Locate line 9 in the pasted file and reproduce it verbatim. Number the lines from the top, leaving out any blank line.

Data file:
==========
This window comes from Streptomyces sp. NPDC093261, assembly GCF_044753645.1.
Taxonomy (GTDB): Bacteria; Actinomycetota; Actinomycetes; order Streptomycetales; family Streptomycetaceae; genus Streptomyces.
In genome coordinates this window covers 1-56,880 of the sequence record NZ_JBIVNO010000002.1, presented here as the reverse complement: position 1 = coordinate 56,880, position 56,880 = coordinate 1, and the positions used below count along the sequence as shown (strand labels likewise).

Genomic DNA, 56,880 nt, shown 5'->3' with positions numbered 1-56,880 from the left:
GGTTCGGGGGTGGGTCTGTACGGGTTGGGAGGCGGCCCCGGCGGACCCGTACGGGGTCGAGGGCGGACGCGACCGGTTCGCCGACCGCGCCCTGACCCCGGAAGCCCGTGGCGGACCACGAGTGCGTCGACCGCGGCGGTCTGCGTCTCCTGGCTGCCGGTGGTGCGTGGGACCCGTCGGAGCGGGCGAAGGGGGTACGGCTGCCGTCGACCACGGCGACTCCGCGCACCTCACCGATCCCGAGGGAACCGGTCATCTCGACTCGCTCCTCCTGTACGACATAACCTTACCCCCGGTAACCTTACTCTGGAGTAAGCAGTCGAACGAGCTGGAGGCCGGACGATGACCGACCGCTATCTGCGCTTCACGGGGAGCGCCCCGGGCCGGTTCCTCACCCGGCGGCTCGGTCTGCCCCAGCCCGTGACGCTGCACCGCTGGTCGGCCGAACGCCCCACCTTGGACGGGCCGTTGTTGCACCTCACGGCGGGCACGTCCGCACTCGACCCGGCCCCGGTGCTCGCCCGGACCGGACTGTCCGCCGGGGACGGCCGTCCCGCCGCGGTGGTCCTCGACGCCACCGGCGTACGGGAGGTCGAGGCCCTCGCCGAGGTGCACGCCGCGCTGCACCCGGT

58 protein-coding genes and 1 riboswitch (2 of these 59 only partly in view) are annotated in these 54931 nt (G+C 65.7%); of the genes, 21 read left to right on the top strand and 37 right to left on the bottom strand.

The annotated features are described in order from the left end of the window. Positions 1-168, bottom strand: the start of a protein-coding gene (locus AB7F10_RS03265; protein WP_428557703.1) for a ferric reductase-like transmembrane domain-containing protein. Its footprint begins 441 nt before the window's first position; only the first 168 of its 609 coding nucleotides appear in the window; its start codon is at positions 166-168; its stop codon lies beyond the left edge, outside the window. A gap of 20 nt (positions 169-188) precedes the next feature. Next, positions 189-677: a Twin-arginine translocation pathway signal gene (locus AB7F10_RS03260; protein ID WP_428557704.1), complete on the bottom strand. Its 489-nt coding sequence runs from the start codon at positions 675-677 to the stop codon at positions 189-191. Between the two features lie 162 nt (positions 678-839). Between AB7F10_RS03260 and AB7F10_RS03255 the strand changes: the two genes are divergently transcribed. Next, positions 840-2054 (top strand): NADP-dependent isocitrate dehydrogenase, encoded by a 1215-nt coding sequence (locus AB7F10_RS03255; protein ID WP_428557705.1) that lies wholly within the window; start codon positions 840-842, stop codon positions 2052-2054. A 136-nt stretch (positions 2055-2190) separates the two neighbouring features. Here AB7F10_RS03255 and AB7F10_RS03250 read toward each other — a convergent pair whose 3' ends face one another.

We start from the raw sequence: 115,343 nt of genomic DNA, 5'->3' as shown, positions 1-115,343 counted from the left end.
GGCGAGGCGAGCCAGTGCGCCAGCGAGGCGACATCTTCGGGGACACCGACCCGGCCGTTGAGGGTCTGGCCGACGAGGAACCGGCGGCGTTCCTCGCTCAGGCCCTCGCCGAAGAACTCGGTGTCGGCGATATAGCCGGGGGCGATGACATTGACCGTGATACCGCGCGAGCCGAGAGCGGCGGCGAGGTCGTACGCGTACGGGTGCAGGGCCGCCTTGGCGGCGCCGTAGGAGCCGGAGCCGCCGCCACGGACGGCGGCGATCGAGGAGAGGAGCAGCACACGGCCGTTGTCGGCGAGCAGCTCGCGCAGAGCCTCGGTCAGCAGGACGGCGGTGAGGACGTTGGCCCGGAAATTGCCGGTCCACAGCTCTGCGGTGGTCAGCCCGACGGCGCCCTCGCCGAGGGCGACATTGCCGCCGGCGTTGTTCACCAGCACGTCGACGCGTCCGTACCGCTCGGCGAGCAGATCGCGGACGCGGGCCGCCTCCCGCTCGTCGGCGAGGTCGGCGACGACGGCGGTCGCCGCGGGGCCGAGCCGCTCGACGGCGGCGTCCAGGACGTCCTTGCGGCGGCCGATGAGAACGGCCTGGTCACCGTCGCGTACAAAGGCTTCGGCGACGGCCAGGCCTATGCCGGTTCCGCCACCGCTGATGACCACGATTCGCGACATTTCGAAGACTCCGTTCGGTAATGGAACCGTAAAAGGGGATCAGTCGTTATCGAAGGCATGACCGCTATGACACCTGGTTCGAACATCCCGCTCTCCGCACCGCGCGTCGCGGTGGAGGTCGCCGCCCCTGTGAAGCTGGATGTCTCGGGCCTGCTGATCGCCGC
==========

GGCGAGGCGAGCCAGTGCGCCAGCGAGGCGACATCTTCGGGGACACCGACCCGGCCGTTGAGGGTCTGGCCGACGAGGAACCGGCGGCGTTCCTCGCTCAGGCCCTCGCCGAAGAACTCGGTGTCGGCGATATAGCCGGGGGCGATGACATTGACCGTGATACCGCGCGAGCCGAGAGCGGCGGCGAGGTCGTACGCGTACGGGTGCAGGGCCGCCTTGGCGGCGCCGTAGGAGCCGGAGCCGCCGCCACGGACGGCGGCGATCGAGGAGAGGAGCAGCACACGGCCGTTGTCGGCGAGCAGCTCGCGCAGAGCCTCGGTCAGCAGGACGGCGGTGAGGACGTTGGCCCGGAAATTGCCGGTCCACAGCTCTGCGGTGGTCAGCCCGACGGCGCCCTCGCCGAGGGCGACATTGCCGCCGGCGTTGTTCACCAGCACGTCGACGCGTCCGTACCGCTCGGCGAGCAGATCGCGGACGCGGGCCGCCTCCCGCTCGTCGGCGAGGTCGGCGACGACGGCGGTCGCCGCGGGGCCGAGCCGCTCGACGGCGGCGTCCAGGACGTCCTTGCGGCGGCCGATGAGAACGGCCTGGTCACCGTCGCGTACAAAGGCTTCGGCGACGGCCAGGCCTATGCCGGTTCCGCCACCGCTGATGACCACGATTCGCGACATTTCGAAGACTCCGTTCGGTAATGGAACCGTAAAAGGGGATCAGTCGTTATCGAAGGCATGACCGCTATGACACCTGGTTCGAACATCCCGCTCTCCGCACCGCGCGTCGCGGTGGAGGTCGCCGCCCCTGTGAAGCTGGATGTCTCGGGCCTGCTGATCGCCGC